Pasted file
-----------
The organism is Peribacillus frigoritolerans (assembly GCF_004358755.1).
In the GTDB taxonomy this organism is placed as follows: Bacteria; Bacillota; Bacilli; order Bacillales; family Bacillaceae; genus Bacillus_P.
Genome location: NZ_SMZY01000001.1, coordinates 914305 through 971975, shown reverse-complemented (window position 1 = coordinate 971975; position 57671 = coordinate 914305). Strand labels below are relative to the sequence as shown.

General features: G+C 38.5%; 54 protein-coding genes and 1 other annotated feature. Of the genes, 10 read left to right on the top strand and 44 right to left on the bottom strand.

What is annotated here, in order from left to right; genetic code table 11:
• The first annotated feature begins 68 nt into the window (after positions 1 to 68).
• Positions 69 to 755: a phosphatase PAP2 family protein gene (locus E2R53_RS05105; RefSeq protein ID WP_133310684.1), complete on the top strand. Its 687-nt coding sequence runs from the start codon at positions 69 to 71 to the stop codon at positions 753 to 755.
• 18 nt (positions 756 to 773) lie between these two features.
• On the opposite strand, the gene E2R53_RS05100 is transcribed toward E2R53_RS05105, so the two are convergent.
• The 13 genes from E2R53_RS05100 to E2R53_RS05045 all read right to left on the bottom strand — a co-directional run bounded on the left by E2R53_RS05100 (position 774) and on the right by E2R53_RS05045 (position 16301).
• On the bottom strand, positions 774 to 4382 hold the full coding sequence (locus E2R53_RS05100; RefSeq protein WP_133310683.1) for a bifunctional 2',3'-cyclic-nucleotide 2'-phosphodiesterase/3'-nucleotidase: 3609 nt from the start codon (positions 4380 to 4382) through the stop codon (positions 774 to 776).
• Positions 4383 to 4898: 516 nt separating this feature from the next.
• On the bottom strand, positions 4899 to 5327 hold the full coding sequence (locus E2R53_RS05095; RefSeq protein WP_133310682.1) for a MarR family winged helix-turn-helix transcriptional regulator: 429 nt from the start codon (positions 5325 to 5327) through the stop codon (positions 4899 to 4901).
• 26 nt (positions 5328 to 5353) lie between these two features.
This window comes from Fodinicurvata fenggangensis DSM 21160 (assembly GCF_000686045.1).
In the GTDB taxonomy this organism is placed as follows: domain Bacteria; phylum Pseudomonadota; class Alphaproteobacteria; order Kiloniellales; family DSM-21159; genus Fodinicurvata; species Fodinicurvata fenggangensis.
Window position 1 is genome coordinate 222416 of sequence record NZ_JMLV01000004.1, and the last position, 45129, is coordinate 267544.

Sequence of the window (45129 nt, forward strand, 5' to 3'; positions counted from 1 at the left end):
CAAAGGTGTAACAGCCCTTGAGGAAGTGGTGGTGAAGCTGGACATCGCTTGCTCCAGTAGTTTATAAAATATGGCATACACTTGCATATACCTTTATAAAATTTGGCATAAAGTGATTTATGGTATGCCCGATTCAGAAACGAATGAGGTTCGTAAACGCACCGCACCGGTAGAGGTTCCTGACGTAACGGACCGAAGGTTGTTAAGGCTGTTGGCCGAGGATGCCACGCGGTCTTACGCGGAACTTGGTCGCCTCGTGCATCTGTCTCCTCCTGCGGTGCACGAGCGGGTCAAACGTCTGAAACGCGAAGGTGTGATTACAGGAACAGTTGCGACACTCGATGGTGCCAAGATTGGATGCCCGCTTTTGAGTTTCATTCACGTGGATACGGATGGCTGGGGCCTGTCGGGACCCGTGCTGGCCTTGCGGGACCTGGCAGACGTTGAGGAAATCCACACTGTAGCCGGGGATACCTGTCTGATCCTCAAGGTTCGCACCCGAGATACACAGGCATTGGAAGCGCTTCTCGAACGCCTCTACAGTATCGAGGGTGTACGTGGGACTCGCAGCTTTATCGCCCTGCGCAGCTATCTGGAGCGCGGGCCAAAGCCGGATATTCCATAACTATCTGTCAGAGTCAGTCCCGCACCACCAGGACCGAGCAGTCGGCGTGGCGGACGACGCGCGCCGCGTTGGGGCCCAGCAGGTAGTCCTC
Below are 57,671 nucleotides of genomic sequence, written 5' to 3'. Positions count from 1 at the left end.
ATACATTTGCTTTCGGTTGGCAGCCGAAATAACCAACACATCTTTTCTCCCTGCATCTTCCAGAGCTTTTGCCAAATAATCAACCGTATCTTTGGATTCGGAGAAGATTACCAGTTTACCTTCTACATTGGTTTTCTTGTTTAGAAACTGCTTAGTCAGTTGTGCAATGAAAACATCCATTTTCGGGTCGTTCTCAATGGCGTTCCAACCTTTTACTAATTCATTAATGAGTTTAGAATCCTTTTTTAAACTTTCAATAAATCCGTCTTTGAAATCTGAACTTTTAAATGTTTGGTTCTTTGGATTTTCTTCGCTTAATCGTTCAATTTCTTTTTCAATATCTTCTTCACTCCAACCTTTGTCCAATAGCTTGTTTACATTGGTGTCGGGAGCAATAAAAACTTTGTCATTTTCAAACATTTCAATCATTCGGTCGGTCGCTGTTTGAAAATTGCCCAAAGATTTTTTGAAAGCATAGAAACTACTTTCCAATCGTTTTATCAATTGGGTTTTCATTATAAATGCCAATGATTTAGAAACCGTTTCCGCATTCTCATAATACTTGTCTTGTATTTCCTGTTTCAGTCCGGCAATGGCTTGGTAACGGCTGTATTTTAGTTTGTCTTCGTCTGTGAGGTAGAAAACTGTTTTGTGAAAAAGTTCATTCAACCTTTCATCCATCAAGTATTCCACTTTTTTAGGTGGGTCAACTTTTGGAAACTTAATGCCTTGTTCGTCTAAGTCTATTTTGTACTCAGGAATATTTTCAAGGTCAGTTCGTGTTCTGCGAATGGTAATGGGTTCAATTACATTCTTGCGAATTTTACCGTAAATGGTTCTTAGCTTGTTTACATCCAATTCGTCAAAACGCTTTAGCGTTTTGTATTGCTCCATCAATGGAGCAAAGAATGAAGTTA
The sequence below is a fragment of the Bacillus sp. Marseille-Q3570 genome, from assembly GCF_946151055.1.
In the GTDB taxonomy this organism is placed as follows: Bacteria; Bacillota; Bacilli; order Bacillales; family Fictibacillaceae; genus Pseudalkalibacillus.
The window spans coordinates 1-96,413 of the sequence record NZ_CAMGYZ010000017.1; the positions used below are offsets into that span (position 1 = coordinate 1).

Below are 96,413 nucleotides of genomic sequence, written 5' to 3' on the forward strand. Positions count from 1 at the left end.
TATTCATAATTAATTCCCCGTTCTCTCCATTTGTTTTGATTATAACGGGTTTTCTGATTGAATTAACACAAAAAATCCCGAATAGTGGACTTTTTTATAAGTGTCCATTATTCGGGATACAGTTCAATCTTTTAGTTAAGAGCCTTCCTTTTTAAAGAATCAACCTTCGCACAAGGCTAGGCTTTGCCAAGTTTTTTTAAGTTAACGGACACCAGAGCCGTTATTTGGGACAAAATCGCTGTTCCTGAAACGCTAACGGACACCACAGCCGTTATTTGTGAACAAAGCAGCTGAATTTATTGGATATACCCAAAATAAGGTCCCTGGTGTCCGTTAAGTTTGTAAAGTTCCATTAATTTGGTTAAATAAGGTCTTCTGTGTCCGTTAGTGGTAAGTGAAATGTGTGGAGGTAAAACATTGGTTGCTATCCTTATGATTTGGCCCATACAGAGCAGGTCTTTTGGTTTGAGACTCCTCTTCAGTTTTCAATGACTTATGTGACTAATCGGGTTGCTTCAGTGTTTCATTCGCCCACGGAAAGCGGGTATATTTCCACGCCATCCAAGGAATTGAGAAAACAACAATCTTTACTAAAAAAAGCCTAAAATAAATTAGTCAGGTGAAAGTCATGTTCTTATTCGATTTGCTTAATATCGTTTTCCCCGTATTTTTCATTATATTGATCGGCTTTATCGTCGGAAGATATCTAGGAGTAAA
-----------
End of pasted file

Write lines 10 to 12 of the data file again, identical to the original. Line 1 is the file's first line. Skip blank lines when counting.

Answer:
• The 13 genes from E2R53_RS05100 to E2R53_RS05045 all read right to left on the bottom strand — a co-directional run bounded on the left by E2R53_RS05100 (position 774) and on the right by E2R53_RS05045 (position 16301).
• On the bottom strand, positions 774 to 4382 hold the full coding sequence (locus E2R53_RS05100; RefSeq protein WP_133310683.1) for a bifunctional 2',3'-cyclic-nucleotide 2'-phosphodiesterase/3'-nucleotidase: 3609 nt from the start codon (positions 4380 to 4382) through the stop codon (positions 774 to 776).
• Positions 4383 to 4898: 516 nt separating this feature from the next.